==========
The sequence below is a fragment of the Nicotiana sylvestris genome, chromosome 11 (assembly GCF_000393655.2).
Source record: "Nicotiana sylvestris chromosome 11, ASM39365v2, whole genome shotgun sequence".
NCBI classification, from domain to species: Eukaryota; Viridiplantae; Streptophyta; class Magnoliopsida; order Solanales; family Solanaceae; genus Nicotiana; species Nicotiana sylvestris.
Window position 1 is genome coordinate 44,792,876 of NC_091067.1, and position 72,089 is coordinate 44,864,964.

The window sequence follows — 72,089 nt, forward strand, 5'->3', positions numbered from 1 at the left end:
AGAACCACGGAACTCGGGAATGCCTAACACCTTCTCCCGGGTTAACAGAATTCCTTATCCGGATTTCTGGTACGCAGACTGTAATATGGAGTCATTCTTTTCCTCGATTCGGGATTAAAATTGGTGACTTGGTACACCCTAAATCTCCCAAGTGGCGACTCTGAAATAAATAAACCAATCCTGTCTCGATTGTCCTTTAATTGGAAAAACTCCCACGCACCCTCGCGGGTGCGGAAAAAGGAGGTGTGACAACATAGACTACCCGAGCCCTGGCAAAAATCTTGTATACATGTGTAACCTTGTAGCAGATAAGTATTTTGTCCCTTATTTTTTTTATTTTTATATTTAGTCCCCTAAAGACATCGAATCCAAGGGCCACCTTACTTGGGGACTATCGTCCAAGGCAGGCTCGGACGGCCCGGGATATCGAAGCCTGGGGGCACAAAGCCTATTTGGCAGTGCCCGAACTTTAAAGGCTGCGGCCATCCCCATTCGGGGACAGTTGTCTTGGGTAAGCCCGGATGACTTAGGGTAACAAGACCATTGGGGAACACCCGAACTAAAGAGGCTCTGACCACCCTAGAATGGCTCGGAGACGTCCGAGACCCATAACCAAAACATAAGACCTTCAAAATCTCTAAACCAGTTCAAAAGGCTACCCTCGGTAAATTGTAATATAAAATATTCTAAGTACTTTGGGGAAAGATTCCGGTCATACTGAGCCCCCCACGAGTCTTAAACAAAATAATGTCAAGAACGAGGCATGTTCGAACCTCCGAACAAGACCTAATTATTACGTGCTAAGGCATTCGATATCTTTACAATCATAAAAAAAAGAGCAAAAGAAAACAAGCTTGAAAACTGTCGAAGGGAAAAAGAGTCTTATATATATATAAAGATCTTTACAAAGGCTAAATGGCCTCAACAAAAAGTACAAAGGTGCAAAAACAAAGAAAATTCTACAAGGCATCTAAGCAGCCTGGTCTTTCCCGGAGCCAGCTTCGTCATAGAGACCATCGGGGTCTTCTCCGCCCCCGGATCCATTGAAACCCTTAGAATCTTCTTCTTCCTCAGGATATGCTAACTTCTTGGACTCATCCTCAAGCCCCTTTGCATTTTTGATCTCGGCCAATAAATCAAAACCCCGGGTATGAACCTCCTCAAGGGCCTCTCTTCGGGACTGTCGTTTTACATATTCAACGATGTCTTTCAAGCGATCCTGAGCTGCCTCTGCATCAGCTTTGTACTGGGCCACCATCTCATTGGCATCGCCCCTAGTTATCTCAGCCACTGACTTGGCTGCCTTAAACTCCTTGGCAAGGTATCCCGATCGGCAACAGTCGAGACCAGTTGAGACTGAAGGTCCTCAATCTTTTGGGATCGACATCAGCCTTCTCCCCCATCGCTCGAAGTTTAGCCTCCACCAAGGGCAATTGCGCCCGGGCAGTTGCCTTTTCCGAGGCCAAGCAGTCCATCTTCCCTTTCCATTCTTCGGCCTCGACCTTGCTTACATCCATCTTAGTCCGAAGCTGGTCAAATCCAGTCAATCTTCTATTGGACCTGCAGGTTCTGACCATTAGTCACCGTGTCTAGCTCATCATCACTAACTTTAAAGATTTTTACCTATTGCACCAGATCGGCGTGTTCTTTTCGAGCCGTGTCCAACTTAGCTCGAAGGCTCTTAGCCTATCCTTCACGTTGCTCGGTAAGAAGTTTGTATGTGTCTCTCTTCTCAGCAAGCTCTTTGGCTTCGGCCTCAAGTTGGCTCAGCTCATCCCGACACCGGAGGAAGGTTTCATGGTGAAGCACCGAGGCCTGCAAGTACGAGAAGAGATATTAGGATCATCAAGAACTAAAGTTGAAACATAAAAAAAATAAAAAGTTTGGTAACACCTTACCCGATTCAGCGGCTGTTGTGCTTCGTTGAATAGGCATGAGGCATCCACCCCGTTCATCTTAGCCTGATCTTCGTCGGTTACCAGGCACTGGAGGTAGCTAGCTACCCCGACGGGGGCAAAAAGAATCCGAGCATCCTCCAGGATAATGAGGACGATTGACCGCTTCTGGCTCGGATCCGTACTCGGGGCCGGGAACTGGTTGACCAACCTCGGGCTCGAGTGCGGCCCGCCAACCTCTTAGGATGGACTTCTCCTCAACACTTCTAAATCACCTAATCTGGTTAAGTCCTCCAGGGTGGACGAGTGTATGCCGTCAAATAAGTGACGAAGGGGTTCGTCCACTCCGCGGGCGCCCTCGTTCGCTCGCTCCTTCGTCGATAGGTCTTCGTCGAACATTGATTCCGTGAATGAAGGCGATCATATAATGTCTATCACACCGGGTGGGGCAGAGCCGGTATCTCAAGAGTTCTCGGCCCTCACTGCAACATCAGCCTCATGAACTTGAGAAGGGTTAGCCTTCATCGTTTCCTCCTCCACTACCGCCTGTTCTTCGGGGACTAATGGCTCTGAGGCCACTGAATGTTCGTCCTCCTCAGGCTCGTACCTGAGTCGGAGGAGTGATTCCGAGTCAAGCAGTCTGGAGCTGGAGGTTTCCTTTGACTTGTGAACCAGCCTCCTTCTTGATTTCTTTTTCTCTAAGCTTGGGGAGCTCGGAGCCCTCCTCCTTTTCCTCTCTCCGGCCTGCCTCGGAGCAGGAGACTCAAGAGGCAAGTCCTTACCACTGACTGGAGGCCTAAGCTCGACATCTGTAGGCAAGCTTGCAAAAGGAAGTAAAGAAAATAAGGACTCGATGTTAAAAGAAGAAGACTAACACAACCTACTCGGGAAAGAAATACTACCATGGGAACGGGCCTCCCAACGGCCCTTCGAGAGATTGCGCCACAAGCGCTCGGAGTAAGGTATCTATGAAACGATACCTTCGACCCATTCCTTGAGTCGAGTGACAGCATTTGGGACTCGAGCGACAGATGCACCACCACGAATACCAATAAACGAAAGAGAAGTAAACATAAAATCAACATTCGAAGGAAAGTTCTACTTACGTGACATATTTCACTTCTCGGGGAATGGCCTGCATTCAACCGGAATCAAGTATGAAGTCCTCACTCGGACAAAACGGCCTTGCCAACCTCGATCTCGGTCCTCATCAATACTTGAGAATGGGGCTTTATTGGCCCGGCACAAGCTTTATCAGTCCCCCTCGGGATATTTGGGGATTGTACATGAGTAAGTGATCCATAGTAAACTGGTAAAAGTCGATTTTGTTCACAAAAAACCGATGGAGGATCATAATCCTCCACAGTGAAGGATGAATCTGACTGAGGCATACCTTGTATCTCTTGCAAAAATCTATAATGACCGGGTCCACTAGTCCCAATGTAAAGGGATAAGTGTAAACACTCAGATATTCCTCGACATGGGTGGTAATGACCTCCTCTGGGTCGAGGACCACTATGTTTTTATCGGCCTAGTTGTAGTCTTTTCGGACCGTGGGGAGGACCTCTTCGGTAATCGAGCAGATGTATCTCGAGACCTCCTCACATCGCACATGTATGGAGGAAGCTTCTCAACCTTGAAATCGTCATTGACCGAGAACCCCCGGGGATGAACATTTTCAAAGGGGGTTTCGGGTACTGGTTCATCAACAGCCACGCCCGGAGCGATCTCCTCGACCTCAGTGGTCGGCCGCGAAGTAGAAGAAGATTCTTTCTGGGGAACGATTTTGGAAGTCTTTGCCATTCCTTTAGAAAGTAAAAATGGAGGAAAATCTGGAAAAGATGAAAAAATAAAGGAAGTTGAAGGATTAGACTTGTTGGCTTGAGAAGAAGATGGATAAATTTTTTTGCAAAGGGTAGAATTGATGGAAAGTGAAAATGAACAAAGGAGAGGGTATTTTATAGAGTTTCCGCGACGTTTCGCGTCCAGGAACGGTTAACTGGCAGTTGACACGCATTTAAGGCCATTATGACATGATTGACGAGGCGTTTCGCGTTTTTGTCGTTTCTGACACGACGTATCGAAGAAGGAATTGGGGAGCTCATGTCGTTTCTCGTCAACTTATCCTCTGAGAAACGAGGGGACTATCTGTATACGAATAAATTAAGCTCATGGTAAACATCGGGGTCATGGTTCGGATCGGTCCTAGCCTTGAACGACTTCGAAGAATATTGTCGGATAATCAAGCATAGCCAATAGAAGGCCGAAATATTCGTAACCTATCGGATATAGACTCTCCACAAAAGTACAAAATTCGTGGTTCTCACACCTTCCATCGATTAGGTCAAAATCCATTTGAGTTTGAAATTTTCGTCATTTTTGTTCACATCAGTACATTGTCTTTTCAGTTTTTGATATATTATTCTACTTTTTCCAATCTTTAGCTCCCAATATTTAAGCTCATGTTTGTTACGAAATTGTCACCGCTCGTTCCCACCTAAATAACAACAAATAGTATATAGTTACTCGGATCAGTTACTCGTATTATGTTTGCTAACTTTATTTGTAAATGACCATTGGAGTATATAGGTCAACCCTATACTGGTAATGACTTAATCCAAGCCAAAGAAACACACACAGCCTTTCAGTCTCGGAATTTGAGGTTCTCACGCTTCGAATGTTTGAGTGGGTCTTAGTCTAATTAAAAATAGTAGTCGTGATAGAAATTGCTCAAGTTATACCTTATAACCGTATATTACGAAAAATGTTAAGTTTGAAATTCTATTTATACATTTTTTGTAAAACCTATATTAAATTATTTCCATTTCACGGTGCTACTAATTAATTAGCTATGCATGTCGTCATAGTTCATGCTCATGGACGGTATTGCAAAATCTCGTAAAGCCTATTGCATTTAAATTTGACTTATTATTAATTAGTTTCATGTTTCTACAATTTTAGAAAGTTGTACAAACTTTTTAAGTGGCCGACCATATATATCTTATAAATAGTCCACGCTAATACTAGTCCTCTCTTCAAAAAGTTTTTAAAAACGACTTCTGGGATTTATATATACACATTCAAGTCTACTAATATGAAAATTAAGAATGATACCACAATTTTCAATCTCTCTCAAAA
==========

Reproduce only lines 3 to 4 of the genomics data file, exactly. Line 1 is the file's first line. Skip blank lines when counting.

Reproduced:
NCBI classification, from domain to species: Eukaryota; Viridiplantae; Streptophyta; class Magnoliopsida; order Solanales; family Solanaceae; genus Nicotiana; species Nicotiana sylvestris.
Window position 1 is genome coordinate 44,792,876 of NC_091067.1, and position 72,089 is coordinate 44,864,964.